As many will recall, the San Jose Sharks were levied a cap reduction this year due to bonus overages during the 2009-2010 season. It accounted for a hit of $327,500, essentially mince meat in the professional sporting world, but that penalty could have a marginal effect on acquiring a top three defenseman at the trade deadline considering San Jose's decision to spend near the salary limit once again this year. The consequences of this reduction haven't been realized yet, at least in the public sphere. That's not to say they aren't (or potentially won't) be there.
This season San Jose is in a much better position to handle any overages. Logan Couture, Jamie McGinn, Benn Ferriero, and Justin Braun are the only known players with performance bonuses built into their contracts. All four skaters have entry-level contracts, which more often than not will include bonuses for significant stat lines-- it's a way to reward NHL rookies for playing well and contributing to their team's success. Entry-level deals are capped by the NHL's Collective Bargaining Agreement, meaning that the only way for players aged 25 and under to break the $1.0MM mark during their first professional contract is to take advantage of the bonuses built into their deals.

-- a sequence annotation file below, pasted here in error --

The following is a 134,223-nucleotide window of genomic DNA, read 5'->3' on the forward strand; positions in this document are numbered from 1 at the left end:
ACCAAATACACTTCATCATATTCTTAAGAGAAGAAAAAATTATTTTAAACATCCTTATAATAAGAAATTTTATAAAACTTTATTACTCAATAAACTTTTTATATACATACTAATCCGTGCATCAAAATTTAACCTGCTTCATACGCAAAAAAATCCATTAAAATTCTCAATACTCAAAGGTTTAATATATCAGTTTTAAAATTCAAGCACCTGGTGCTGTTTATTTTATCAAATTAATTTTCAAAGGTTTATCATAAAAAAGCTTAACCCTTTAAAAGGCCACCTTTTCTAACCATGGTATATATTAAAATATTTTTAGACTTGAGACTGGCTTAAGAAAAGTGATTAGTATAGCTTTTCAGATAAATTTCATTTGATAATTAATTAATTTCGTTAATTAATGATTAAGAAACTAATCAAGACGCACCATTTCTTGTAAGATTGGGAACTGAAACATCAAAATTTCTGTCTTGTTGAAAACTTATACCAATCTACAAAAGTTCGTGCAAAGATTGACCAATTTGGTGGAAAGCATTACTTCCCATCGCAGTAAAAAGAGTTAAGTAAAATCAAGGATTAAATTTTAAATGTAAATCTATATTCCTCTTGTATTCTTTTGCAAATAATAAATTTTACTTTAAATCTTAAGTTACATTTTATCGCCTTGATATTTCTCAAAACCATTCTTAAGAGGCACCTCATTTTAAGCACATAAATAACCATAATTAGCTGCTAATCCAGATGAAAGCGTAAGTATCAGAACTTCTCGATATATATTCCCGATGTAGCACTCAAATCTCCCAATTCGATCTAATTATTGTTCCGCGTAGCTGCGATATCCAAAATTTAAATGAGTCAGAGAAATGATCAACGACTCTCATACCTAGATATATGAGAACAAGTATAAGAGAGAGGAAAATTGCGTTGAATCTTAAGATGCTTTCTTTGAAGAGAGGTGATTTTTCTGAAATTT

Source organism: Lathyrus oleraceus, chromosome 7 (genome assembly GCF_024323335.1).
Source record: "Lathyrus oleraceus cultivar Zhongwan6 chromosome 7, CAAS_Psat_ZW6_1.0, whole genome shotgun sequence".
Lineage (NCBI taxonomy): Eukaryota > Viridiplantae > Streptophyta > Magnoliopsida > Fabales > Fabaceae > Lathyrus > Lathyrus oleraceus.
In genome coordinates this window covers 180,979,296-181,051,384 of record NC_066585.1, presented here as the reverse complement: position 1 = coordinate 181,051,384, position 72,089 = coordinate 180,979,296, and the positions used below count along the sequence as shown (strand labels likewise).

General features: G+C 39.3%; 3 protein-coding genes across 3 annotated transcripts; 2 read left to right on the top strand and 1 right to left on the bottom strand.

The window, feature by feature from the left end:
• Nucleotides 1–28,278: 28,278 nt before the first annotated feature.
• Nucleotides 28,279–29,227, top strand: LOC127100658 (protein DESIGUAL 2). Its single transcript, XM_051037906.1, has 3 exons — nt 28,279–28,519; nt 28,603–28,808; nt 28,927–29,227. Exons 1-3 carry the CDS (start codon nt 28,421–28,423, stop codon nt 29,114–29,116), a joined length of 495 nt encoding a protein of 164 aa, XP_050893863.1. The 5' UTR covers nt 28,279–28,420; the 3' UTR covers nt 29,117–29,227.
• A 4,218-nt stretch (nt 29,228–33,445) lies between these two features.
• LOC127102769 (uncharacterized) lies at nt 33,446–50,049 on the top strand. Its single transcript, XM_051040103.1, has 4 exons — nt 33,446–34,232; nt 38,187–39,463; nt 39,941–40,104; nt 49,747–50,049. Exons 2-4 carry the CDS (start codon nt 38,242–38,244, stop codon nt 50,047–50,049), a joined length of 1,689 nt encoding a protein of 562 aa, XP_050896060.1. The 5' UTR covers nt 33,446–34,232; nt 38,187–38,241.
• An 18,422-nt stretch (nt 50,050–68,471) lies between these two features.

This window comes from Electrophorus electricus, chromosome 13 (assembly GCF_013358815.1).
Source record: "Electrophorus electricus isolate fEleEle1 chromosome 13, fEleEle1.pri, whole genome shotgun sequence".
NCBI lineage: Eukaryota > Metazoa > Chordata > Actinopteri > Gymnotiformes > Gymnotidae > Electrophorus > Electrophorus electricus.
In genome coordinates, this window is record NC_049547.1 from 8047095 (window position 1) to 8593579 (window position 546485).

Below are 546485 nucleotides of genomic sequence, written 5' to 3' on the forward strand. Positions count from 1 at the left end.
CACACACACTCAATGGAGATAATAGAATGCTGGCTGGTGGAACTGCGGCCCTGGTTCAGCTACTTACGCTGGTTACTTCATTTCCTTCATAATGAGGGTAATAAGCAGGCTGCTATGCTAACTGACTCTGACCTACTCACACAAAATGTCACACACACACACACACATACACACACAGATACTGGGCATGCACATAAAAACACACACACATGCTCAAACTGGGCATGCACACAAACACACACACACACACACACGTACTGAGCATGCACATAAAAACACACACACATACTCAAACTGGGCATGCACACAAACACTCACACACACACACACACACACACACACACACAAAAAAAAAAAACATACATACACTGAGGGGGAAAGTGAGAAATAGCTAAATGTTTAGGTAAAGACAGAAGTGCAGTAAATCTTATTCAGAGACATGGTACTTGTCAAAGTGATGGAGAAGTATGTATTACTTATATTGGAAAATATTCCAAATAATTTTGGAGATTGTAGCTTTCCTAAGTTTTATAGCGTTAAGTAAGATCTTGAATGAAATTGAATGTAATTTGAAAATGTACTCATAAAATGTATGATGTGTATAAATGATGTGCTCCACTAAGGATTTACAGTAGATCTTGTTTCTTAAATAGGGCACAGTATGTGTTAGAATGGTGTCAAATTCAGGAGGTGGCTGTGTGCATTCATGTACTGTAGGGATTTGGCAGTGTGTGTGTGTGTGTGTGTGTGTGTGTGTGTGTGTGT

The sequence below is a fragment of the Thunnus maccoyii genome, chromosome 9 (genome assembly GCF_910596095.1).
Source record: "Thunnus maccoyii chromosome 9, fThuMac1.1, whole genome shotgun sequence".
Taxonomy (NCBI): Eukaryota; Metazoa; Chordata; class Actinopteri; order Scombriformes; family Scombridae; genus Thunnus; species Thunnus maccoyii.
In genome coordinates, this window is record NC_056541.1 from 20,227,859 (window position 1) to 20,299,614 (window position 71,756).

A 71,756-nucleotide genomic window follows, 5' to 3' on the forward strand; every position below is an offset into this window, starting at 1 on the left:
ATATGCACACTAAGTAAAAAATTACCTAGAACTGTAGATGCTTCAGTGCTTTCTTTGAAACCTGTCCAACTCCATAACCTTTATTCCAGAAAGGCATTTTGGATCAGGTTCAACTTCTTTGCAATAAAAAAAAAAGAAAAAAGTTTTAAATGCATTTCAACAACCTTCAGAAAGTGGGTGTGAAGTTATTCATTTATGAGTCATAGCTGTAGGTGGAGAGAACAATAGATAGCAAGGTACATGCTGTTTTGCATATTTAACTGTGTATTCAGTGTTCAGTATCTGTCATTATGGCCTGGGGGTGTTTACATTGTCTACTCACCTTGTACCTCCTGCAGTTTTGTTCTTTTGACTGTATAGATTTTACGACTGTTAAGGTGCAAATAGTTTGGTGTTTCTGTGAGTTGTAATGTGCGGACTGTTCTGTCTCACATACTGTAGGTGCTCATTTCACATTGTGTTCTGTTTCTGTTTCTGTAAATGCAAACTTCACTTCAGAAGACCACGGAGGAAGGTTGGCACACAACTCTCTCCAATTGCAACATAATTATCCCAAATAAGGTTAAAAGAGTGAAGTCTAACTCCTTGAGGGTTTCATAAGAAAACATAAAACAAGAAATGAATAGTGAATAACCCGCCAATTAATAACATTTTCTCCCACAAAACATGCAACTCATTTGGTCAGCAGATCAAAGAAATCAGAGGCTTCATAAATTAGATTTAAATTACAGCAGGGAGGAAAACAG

According to CapGeek, a rich and detailed source for any individual desiring to take a better look at the business side of the game, here are the potential ways these players could earn performance bonuses:
1) Ice time (aggregate or per game, minimum of 42 GP). Forwards must be in the top six, and defenseman in the top four, for this bonus to be achieved.
2) Goals, assists, and points. Each category is separate, meaning a player could hit one mark and receive a bonus (hitting all three would result in a higher bonus payout). Forwards need 20 G, 35 A, and/or 60 PTS for this bonus to be achieved, while defenseman need 10 G, 25 A, and/or 40 PTS.
3) Points per game (minimum of 42 GP). 0.73 PTS/GP for forwards, and 0.49 PTS/GP for defenseman.
4) Plus/Minus (minimum of 42 GP). Forwards must be in the top three amongst forwards, and defenseman must be in the top three amongst defenseman, for this bonus to be achieved.
5) All-Rookie Team, and NHL All Star Game. Players selected to the All-Rookie Team, All-Star Game, or those being named the All-Star Game MVP will earn bonuses.
Each Schedule A bonus may not exceed $212,500 per individual bonus, and has a maximum of $850,000 in aggregate.
Furthermore, Schedule B bonuses (which are comprised of end of the year awards) also have effects on bonus payout to players. A common example of this in practice was Jonathan Toews of the Chicago Blackhawks. At the culmination of the 2010 playoffs he was awarded the Conn Smythe Trophy for playoff MVP, resulting in a $250,000 performance bonus since he was on an Entry Level Contract.
1) Hart, Norris, Selke, Rocket Richard, and Vezina. From first to fifth place, this award will pay out $250,000, $200,000, $150,000, $100,000, and $50,000 respectively.
2) Lady Byng. From first to third place, this award will pay out $150,000, $100,000, and $50,000 respectively.
3) Jennings. Winning this award will earn a $50,000 bonus.
4) Calder. From first to third place, this award will pay out $212,500, $150,000, and $100,000 respectively.
5) Conn Smythe. The winner of this award will receive a bonus of $250,000.